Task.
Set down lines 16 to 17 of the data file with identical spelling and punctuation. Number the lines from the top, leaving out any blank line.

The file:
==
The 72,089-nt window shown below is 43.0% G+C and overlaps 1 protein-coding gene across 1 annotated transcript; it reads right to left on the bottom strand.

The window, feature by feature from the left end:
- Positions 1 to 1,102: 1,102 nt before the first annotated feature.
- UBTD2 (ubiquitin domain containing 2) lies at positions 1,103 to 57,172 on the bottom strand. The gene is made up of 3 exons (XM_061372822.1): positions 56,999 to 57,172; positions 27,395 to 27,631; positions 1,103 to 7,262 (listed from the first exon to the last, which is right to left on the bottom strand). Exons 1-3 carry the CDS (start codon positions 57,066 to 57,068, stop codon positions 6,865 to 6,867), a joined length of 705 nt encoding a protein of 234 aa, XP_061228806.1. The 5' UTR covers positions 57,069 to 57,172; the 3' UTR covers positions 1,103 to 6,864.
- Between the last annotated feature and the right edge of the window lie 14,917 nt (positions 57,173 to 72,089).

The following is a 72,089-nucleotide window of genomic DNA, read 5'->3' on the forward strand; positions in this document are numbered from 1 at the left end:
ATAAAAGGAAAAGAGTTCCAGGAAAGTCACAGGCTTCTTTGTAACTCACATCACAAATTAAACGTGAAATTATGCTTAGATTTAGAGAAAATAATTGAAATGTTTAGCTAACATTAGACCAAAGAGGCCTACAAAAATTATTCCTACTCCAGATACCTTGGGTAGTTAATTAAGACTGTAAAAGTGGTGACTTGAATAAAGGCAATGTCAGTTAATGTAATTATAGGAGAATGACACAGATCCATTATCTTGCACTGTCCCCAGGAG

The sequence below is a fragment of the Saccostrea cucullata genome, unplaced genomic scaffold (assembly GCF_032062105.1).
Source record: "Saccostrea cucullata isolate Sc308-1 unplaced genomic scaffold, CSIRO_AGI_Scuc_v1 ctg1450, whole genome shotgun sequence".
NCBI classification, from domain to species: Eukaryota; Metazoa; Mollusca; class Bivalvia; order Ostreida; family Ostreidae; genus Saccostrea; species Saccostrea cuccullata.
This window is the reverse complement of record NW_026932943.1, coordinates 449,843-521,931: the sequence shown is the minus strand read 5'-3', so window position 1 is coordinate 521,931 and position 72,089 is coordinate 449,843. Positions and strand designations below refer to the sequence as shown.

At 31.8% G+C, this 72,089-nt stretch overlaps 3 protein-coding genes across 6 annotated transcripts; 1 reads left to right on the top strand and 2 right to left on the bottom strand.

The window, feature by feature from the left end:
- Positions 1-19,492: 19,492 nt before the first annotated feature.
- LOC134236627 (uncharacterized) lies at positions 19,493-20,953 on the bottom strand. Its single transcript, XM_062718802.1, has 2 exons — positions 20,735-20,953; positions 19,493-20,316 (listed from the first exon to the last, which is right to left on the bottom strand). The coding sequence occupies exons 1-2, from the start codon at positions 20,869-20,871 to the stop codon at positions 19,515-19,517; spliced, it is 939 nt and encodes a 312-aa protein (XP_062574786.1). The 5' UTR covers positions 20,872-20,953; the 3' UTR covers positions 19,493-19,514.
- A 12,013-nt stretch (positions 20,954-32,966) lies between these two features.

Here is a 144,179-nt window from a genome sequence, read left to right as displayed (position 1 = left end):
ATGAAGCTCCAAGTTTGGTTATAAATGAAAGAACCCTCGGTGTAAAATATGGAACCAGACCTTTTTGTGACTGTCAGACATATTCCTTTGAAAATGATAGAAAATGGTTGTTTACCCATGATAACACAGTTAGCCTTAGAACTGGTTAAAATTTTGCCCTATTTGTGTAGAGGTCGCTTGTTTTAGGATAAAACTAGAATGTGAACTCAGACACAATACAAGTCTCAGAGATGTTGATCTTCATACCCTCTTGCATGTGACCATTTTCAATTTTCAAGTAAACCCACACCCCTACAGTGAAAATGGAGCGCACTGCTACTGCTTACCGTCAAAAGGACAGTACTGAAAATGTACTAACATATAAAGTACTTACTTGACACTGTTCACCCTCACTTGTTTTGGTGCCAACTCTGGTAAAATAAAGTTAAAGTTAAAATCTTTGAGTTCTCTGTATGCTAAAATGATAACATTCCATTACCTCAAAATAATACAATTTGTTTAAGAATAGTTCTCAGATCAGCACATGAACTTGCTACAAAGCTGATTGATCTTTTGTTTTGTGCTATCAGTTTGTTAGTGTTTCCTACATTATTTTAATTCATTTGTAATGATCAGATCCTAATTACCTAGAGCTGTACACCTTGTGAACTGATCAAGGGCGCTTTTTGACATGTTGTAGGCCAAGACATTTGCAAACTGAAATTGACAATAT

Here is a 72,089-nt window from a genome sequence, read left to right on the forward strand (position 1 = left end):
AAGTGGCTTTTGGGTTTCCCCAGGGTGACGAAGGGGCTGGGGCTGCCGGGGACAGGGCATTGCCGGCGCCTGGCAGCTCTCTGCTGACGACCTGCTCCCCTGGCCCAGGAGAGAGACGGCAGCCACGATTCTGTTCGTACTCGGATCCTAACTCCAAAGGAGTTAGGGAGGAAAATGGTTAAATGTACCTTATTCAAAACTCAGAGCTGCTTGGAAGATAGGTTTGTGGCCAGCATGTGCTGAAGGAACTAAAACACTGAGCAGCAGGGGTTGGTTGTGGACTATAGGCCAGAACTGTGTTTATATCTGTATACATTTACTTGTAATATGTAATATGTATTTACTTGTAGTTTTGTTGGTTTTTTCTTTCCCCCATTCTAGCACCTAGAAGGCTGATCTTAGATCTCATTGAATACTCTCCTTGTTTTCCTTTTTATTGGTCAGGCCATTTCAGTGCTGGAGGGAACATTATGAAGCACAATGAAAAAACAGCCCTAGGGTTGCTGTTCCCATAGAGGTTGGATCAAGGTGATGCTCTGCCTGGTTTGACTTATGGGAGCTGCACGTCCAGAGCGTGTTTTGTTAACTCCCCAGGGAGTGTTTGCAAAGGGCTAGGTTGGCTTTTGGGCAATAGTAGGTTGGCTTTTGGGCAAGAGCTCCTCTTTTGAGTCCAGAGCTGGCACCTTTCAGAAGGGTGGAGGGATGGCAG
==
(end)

- A 12,013-nt stretch (positions 20,954-32,966) lies between these two features.

Here is a 144,179-nt window from a genome sequence, read left to right as displayed (position 1 = left end):